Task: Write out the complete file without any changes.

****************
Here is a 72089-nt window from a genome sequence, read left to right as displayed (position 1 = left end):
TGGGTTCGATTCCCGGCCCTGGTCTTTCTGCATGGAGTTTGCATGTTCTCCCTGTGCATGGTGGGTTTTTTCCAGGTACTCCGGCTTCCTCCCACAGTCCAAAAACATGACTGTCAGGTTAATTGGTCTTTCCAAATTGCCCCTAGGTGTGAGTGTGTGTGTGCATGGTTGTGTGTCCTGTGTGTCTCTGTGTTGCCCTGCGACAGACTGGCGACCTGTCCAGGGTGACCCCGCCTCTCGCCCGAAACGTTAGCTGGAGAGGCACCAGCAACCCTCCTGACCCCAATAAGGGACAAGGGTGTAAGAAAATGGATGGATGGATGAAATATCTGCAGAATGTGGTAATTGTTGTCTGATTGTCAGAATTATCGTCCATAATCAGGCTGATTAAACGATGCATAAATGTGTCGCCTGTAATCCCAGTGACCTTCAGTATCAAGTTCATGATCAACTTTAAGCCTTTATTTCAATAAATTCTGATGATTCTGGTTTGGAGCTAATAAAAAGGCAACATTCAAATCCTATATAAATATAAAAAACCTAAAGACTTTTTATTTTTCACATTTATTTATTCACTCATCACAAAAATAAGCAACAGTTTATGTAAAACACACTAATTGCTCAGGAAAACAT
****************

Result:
Here is a 72089-nt window from a genome sequence, read left to right as displayed (position 1 = left end):
TGGGTTCGATTCCCGGCCCTGGTCTTTCTGCATGGAGTTTGCATGTTCTCCCTGTGCATGGTGGGTTTTTTCCAGGTACTCCGGCTTCCTCCCACAGTCCAAAAACATGACTGTCAGGTTAATTGGTCTTTCCAAATTGCCCCTAGGTGTGAGTGTGTGTGTGCATGGTTGTGTGTCCTGTGTGTCTCTGTGTTGCCCTGCGACAGACTGGCGACCTGTCCAGGGTGACCCCGCCTCTCGCCCGAAACGTTAGCTGGAGAGGCACCAGCAACCCTCCTGACCCCAATAAGGGACAAGGGTGTAAGAAAATGGATGGATGGATGAAATATCTGCAGAATGTGGTAATTGTTGTCTGATTGTCAGAATTATCGTCCATAATCAGGCTGATTAAACGATGCATAAATGTGTCGCCTGTAATCCCAGTGACCTTCAGTATCAAGTTCATGATCAACTTTAAGCCTTTATTTCAATAAATTCTGATGATTCTGGTTTGGAGCTAATAAAAAGGCAACATTCAAATCCTATATAAATATAAAAAACCTAAAGACTTTTTATTTTTCACATTTATTTATTCACTCATCACAAAAATAAGCAACAGTTTATGTAAAACACACTAATTGCTCAGGAAAACAT